Until the economy returns to the point where states aren’t completely strapped for revenue, I expect them to look at all possible sources of new money.
It’s an idea gaining currency around the country: virtual gambling as part of the antidote to local budget woes. The District of Columbia is the first to legalize it, while Iowa is studying it, and bills are pending in places like California and Massachusetts.
But the states may run into trouble with the Justice Department, which has been cracking down on all forms of Internet gambling. And their efforts have given rise to critics who say legalized online gambling will promote addictive wagering and lead to personal debt troubles.
The states say they will put safeguards in place to deal with the potential social ills. And they say they need the money from online play, which will supplement the taxes they already receive from gambling at horse tracks, poker houses and brick-and-mortar casinos.
“States had looked at this haphazardly and not very energetically until the Great Recession hit, but now they’re desperate for money,” said I. Nelson Rose, a professor at Whittier Law School, where he specializes in gambling issues.
When it comes to taxing gambling, he said, “the thing they have left is the Internet.”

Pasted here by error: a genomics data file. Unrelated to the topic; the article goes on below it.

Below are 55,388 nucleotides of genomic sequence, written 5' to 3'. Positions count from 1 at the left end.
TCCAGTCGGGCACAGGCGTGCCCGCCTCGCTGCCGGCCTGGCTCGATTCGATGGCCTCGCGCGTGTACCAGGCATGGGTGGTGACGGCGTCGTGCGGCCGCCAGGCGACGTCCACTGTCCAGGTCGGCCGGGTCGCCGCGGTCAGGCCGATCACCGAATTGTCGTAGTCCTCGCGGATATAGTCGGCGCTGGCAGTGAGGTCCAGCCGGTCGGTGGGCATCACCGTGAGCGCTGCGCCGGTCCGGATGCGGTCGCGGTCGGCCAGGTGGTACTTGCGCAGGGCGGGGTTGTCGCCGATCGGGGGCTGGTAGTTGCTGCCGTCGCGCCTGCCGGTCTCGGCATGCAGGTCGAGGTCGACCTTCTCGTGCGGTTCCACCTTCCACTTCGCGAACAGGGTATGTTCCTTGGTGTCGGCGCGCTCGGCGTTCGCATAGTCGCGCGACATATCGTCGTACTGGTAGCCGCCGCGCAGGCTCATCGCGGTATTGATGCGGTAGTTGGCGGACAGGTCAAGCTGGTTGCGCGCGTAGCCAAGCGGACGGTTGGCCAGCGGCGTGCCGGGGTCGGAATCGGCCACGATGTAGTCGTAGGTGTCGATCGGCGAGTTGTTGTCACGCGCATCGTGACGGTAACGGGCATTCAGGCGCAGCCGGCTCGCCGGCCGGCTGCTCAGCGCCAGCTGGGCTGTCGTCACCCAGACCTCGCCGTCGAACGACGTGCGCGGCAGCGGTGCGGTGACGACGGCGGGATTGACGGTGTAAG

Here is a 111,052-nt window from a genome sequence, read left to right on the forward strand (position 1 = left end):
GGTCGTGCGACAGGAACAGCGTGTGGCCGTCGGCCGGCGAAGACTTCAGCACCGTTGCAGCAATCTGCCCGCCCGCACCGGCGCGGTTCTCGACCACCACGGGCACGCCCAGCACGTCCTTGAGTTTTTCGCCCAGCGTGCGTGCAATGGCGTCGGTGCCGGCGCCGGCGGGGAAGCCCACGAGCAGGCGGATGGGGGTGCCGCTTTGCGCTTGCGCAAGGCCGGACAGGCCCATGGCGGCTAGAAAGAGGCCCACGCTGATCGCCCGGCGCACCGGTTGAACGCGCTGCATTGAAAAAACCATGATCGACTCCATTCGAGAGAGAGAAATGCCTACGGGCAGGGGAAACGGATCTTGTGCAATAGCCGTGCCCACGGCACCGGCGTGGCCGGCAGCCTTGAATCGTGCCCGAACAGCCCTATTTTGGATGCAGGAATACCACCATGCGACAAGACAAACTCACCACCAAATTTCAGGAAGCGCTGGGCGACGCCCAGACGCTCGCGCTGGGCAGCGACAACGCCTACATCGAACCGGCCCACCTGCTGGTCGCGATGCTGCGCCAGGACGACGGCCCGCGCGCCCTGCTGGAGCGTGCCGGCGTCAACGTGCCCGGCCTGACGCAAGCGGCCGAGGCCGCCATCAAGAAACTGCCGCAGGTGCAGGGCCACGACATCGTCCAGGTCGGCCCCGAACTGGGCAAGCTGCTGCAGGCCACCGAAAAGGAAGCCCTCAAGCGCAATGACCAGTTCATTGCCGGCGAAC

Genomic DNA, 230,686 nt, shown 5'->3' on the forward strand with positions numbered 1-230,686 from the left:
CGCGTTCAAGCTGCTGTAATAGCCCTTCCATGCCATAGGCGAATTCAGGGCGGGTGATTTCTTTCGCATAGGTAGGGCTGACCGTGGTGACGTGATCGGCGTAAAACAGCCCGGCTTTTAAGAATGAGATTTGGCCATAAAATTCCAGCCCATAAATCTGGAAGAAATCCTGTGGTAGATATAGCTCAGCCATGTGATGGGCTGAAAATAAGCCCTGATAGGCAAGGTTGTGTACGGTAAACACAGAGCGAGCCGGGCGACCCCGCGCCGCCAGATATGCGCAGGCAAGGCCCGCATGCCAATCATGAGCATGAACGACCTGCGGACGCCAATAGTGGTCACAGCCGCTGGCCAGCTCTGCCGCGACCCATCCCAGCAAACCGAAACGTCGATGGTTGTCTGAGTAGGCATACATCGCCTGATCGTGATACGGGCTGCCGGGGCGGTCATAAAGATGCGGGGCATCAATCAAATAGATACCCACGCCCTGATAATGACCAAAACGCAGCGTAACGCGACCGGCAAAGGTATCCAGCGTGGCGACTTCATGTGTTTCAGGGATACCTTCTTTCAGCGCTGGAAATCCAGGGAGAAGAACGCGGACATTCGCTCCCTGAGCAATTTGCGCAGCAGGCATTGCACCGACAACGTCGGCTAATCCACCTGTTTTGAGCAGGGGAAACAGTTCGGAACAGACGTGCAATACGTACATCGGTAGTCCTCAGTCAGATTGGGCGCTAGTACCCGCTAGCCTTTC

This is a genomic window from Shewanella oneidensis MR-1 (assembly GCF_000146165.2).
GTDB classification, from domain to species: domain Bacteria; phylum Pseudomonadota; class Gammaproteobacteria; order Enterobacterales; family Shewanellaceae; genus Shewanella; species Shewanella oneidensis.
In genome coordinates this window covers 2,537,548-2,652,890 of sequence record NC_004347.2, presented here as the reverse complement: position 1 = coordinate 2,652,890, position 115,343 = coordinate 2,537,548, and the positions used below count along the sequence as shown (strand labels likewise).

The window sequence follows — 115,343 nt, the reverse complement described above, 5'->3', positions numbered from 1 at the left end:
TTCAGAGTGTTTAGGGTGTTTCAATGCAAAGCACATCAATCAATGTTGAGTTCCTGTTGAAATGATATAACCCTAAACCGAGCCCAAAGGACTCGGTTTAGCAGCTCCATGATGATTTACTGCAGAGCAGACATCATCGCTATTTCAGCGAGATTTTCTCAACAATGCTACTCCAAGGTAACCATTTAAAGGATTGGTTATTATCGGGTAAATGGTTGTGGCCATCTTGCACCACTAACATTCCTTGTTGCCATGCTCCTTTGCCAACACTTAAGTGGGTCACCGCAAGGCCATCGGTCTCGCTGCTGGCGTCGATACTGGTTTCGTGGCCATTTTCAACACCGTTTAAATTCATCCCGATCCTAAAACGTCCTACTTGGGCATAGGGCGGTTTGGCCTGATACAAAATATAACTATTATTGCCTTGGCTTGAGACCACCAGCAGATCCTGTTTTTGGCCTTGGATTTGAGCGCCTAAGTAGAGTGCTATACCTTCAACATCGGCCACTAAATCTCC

I don’t really expect this to come up in the Texas Lege in 2013, because casino and horse racing interests have too much at stake to let it happen. While I am not an advocate of expanded gambling myself, if it ever does happen in Texas I would prefer it to be in the form of real casinos and/or slot machines at racetracks, on the grounds that they would provide more jobs than online gambling. Having said that, once this is up and running somewhere, it’s not really clear to me how you could prevent someone in Texas, or anywhere else, from playing.
There are other ways that a state could leverage the Internet to feed its own gambling habit:
Some states, including New York and North Dakota, already sell lottery subscriptions online. Since 2005, New York has offered a subscription service that allows people in the state to enter a string of Lotto or Mega Millions drawings. The state says 100,000 people subscribe.
New York is exploring whether to allow people to draw from an escrow account when they decide to buy into a single drawing — say, when the jackpot reaches alluring levels.
Again, I can’t recall hearing of anything like this in Texas. Unlike the virtual casinos, I could imagine something like this being implemented by the Texas Lottery Commission, without direct input from the Lege. I wonder if they haven’t thought of it, or if they think it’s illegal for them to try it. Anyone know anything about that?